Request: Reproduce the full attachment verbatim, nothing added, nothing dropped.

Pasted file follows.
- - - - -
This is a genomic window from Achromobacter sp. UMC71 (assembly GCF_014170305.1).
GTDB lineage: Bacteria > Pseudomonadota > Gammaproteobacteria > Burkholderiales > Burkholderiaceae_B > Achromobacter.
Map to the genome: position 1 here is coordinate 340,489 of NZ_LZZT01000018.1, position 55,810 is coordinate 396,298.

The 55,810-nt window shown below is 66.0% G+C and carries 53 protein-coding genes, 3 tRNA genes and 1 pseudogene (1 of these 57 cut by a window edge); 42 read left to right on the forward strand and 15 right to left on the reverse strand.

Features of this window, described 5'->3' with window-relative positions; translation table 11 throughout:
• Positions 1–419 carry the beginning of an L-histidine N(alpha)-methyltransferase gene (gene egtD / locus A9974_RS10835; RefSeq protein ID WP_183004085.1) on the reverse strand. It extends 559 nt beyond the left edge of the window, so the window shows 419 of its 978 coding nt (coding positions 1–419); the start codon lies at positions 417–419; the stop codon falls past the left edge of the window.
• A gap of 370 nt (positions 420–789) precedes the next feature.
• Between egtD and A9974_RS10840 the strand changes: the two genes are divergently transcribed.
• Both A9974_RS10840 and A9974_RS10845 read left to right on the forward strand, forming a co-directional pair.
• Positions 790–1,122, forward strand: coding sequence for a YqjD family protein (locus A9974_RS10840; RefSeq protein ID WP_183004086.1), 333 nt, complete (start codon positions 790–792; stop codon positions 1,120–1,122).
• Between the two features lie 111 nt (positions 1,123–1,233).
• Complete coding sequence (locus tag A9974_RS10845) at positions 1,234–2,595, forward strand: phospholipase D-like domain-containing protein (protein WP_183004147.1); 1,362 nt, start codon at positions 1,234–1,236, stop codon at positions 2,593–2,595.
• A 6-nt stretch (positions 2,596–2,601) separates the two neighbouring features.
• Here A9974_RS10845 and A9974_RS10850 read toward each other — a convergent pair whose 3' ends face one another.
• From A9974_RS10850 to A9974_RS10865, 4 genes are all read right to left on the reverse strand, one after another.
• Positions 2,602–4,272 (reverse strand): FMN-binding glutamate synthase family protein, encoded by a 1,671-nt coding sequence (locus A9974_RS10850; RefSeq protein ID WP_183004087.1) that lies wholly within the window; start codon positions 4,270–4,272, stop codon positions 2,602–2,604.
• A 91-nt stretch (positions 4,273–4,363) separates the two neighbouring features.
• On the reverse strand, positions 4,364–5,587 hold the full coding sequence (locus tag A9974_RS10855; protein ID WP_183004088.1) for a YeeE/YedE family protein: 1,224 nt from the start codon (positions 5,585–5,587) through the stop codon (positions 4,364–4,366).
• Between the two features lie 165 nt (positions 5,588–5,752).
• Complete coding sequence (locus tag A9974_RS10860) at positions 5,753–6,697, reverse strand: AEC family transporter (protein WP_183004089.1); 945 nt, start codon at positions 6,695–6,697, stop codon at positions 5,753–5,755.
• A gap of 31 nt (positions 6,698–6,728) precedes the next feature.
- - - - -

This is a genomic window from Achromobacter sp. UMC71 (assembly GCF_014170305.1).
GTDB lineage: Bacteria > Pseudomonadota > Gammaproteobacteria > Burkholderiales > Burkholderiaceae_B > Achromobacter.
Map to the genome: position 1 here is coordinate 340,489 of NZ_LZZT01000018.1, position 55,810 is coordinate 396,298.

The 55,810-nt window shown below is 66.0% G+C and carries 53 protein-coding genes, 3 tRNA genes and 1 pseudogene (1 of these 57 cut by a window edge); 42 read left to right on the forward strand and 15 right to left on the reverse strand.

Features of this window, described 5'->3' with window-relative positions; translation table 11 throughout:
• Positions 1–419 carry the beginning of an L-histidine N(alpha)-methyltransferase gene (gene egtD / locus A9974_RS10835; RefSeq protein ID WP_183004085.1) on the reverse strand. It extends 559 nt beyond the left edge of the window, so the window shows 419 of its 978 coding nt (coding positions 1–419); the start codon lies at positions 417–419; the stop codon falls past the left edge of the window.
• A gap of 370 nt (positions 420–789) precedes the next feature.
• Between egtD and A9974_RS10840 the strand changes: the two genes are divergently transcribed.
• Both A9974_RS10840 and A9974_RS10845 read left to right on the forward strand, forming a co-directional pair.
• Positions 790–1,122, forward strand: coding sequence for a YqjD family protein (locus A9974_RS10840; RefSeq protein ID WP_183004086.1), 333 nt, complete (start codon positions 790–792; stop codon positions 1,120–1,122).
• Between the two features lie 111 nt (positions 1,123–1,233).
• Complete coding sequence (locus tag A9974_RS10845) at positions 1,234–2,595, forward strand: phospholipase D-like domain-containing protein (protein WP_183004147.1); 1,362 nt, start codon at positions 1,234–1,236, stop codon at positions 2,593–2,595.
• A 6-nt stretch (positions 2,596–2,601) separates the two neighbouring features.
• Here A9974_RS10845 and A9974_RS10850 read toward each other — a convergent pair whose 3' ends face one another.
• From A9974_RS10850 to A9974_RS10865, 4 genes are all read right to left on the reverse strand, one after another.
• Positions 2,602–4,272 (reverse strand): FMN-binding glutamate synthase family protein, encoded by a 1,671-nt coding sequence (locus A9974_RS10850; RefSeq protein ID WP_183004087.1) that lies wholly within the window; start codon positions 4,270–4,272, stop codon positions 2,602–2,604.
• A 91-nt stretch (positions 4,273–4,363) separates the two neighbouring features.
• On the reverse strand, positions 4,364–5,587 hold the full coding sequence (locus tag A9974_RS10855; protein ID WP_183004088.1) for a YeeE/YedE family protein: 1,224 nt from the start codon (positions 5,585–5,587) through the stop codon (positions 4,364–4,366).
• Between the two features lie 165 nt (positions 5,588–5,752).
• Complete coding sequence (locus tag A9974_RS10860) at positions 5,753–6,697, reverse strand: AEC family transporter (protein WP_183004089.1); 945 nt, start codon at positions 6,695–6,697, stop codon at positions 5,753–5,755.
• A gap of 31 nt (positions 6,698–6,728) precedes the next feature.